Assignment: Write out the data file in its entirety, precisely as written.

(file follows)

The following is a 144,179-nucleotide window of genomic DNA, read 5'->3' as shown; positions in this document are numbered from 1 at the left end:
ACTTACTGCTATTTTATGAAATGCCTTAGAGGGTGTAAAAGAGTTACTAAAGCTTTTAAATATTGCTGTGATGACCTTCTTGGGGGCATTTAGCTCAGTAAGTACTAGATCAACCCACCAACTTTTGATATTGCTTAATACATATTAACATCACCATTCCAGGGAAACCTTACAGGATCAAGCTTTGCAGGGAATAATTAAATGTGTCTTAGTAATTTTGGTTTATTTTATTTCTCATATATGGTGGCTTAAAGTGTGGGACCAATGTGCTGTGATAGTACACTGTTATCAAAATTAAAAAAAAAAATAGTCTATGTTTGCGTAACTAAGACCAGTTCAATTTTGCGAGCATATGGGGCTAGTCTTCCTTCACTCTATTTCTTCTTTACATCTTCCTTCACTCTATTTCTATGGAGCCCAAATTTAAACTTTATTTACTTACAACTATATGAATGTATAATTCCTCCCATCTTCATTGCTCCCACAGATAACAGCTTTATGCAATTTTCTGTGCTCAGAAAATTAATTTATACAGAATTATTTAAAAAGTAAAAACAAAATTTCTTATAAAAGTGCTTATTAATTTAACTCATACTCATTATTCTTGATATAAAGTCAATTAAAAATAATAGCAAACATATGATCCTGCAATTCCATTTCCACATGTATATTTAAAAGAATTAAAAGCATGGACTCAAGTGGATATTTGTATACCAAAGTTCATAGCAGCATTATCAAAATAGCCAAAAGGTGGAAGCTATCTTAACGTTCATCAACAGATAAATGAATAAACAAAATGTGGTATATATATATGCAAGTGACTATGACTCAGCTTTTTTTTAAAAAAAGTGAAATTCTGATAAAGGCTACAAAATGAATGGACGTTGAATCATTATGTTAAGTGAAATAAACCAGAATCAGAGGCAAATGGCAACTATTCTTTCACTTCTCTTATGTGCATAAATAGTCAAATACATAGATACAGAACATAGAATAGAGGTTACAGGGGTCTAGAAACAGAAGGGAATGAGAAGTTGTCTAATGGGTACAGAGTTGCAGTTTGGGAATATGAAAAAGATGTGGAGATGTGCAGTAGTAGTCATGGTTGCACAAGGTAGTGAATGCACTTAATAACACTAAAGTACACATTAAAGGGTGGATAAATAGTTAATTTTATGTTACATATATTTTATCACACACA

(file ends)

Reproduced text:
The following is a 144,179-nucleotide window of genomic DNA, read 5'->3' as shown; positions in this document are numbered from 1 at the left end:
ACTTACTGCTATTTTATGAAATGCCTTAGAGGGTGTAAAAGAGTTACTAAAGCTTTTAAATATTGCTGTGATGACCTTCTTGGGGGCATTTAGCTCAGTAAGTACTAGATCAACCCACCAACTTTTGATATTGCTTAATACATATTAACATCACCATTCCAGGGAAACCTTACAGGATCAAGCTTTGCAGGGAATAATTAAATGTGTCTTAGTAATTTTGGTTTATTTTATTTCTCATATATGGTGGCTTAAAGTGTGGGACCAATGTGCTGTGATAGTACACTGTTATCAAAATTAAAAAAAAAAATAGTCTATGTTTGCGTAACTAAGACCAGTTCAATTTTGCGAGCATATGGGGCTAGTCTTCCTTCACTCTATTTCTTCTTTACATCTTCCTTCACTCTATTTCTATGGAGCCCAAATTTAAACTTTATTTACTTACAACTATATGAATGTATAATTCCTCCCATCTTCATTGCTCCCACAGATAACAGCTTTATGCAATTTTCTGTGCTCAGAAAATTAATTTATACAGAATTATTTAAAAAGTAAAAACAAAATTTCTTATAAAAGTGCTTATTAATTTAACTCATACTCATTATTCTTGATATAAAGTCAATTAAAAATAATAGCAAACATATGATCCTGCAATTCCATTTCCACATGTATATTTAAAAGAATTAAAAGCATGGACTCAAGTGGATATTTGTATACCAAAGTTCATAGCAGCATTATCAAAATAGCCAAAAGGTGGAAGCTATCTTAACGTTCATCAACAGATAAATGAATAAACAAAATGTGGTATATATATATGCAAGTGACTATGACTCAGCTTTTTTTTAAAAAAAGTGAAATTCTGATAAAGGCTACAAAATGAATGGACGTTGAATCATTATGTTAAGTGAAATAAACCAGAATCAGAGGCAAATGGCAACTATTCTTTCACTTCTCTTATGTGCATAAATAGTCAAATACATAGATACAGAACATAGAATAGAGGTTACAGGGGTCTAGAAACAGAAGGGAATGAGAAGTTGTCTAATGGGTACAGAGTTGCAGTTTGGGAATATGAAAAAGATGTGGAGATGTGCAGTAGTAGTCATGGTTGCACAAGGTAGTGAATGCACTTAATAACACTAAAGTACACATTAAAGGGTGGATAAATAGTTAATTTTATGTTACATATATTTTATCACACACA